The bestselling author of the No. 1 Ladies Detective Agency Series brings his trademark warmth and wisdom to his novel chronicling the lives of the residents of 44 Scotland Street that’s ‘as charming as the bohemian street in which it’s set’ (Scottish Daily Record)
The story revolves around the comings and goings at No. 44 Scotland Street, a fictitious building in a real street in Edinburgh. Immediately recognisable are the Edinburgh chartered surveyor, stalwart of the Conservative Association, who dreams of membership of Scotland’s most exclusive golf club. We have the pushy Stockbridge mother, and her prodigiously talented five-year-old son, who is making good progress with the saxophone and with his Italian. Then there is Domenica Macdonald who is that type of Edinburgh lady who sees herself as a citizen of a broader intellectual world.
In McCall Smith’s hands such characters retain charm and novelty, simultaneously arousing both mirth and empathy. 44 Scotland Street is vintage McCall Smith, tackling issues of trust and honesty, snobbery and hypocrisy, love and loss, but all with great lightness of touch. Clever, elegant and funny, this is a novel that provides huge entertainment but which is underpinned by the moral dilemmas of everyday life and the characters’ struggles to resolve them.
Contains an exclusive extract from The Department of Sensitive Crimes, the first novel in the new Detective Varg series by Alexander McCall Smith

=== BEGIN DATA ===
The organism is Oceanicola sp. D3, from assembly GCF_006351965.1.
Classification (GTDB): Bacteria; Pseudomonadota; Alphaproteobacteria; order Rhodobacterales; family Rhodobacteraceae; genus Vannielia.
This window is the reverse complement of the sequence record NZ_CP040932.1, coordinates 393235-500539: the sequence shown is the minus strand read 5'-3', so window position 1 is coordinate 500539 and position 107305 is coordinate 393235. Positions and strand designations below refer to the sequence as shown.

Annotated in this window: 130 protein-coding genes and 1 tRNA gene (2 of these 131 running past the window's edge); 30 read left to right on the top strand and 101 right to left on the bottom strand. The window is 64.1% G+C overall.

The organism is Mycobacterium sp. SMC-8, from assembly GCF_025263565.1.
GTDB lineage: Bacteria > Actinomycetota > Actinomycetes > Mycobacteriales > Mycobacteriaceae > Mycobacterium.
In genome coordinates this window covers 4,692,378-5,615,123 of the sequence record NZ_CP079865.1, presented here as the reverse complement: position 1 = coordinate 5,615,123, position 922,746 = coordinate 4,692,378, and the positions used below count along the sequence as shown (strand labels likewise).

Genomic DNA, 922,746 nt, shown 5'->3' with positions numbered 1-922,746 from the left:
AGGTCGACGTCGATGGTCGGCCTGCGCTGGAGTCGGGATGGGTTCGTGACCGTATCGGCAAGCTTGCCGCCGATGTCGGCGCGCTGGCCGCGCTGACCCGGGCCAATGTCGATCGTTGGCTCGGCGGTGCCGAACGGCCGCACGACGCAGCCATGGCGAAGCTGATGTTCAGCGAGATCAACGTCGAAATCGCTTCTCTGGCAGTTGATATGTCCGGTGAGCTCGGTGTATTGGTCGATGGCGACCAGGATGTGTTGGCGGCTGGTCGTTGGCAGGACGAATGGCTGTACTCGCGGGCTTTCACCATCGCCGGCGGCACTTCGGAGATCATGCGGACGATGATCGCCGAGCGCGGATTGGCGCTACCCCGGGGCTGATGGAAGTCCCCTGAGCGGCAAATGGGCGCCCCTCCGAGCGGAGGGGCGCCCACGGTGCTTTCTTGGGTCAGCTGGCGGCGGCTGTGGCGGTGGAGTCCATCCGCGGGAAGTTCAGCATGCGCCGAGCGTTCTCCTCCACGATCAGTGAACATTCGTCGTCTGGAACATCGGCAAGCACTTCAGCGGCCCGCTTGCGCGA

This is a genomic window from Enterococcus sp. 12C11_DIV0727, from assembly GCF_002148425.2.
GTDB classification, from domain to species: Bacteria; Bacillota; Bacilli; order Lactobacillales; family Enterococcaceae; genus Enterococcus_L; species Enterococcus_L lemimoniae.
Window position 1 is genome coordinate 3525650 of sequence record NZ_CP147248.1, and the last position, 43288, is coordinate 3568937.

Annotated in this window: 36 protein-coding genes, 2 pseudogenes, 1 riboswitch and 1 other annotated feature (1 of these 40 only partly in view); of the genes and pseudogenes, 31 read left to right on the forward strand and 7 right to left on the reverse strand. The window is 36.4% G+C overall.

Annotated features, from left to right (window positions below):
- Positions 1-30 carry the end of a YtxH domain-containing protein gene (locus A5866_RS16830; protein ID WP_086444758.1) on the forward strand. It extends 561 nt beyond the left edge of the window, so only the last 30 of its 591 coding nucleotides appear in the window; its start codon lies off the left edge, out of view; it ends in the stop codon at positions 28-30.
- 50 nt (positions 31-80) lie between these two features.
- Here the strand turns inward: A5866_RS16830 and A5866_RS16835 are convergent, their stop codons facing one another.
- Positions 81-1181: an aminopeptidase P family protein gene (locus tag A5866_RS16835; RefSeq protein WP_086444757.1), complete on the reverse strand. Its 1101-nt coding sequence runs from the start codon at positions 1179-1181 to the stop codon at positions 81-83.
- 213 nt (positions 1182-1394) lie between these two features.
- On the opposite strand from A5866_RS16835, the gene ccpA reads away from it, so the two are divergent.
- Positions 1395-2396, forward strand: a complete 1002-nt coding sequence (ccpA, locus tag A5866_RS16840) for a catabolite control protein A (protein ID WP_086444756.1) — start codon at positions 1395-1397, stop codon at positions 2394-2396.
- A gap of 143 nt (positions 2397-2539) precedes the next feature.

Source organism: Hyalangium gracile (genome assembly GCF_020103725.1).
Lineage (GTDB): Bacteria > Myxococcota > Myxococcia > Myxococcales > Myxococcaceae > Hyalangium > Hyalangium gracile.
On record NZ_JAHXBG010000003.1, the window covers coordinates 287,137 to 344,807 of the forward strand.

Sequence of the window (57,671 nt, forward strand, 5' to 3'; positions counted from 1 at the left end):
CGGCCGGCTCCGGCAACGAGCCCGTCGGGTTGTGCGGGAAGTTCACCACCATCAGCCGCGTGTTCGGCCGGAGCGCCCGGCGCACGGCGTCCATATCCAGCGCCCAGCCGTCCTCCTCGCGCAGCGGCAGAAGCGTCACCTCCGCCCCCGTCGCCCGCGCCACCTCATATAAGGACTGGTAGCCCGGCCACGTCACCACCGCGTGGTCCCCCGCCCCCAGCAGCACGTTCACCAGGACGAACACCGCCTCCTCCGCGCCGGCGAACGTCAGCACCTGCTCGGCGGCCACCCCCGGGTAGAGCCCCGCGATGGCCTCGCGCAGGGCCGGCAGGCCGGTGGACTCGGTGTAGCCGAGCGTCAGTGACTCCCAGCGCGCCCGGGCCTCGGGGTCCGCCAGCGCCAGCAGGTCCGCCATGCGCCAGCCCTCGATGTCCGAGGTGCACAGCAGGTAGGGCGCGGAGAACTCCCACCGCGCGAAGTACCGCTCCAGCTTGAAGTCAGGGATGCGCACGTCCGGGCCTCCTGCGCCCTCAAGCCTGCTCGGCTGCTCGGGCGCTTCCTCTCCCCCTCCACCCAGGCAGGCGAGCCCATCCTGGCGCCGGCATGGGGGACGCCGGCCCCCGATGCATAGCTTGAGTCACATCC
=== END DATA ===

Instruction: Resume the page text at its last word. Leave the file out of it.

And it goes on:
Six colourful, comic characters inhabit A Backward Place. All but one are Westerners who have come to Delhi to experience an alternative way of life. But, far from being hippies, their ability to adapt to this exotic culture often leaves something to be desired. Etta, an aristocratic, faded beauty maintains her Parisian chic while Clarissa talks enthusiastically about the simple life but stops short of ever roughing it herself. On the other hand Bal, the one Indian protagonist, holds quite Western aspirations to Hollywood glamour.
A Backward Place humorously explores contradictions in attitudes and lifestyles and the interplay between culture and individuality. But it is also a Dickensian drama, charting the highs and lows of everyday life against the enchanting backdrop of a bustling Indian city.
Two weeks before her wedding Stevie Jonson has got the jitters. Is she finally growing up, or compromising horribly? In love or in denial? Yes, there are good reasons to get married. Babies, or at least the possibility of babies before eggs shrivel up. Sex whenever she wants it. A justification for staying in without feeling like a loser. Contentment, the shave-legs-in-front-of-him kind.
And there are very good reasons not to get married. Not wanting to sleep with him unless nothing on telly. Never sleeping with anyone else ever again. His mother. His new bald patch. Being called, ‘my wife.’ And the disconcerting reappearance of a former major crush, reminder of everything fiance isn’t. As the clock ticks, a shocking secret threatens to bring Stevie’s future crashing down around her.
A hilarious and heartfelt story about love, marriage and mating and what happens when they refuse to schedule.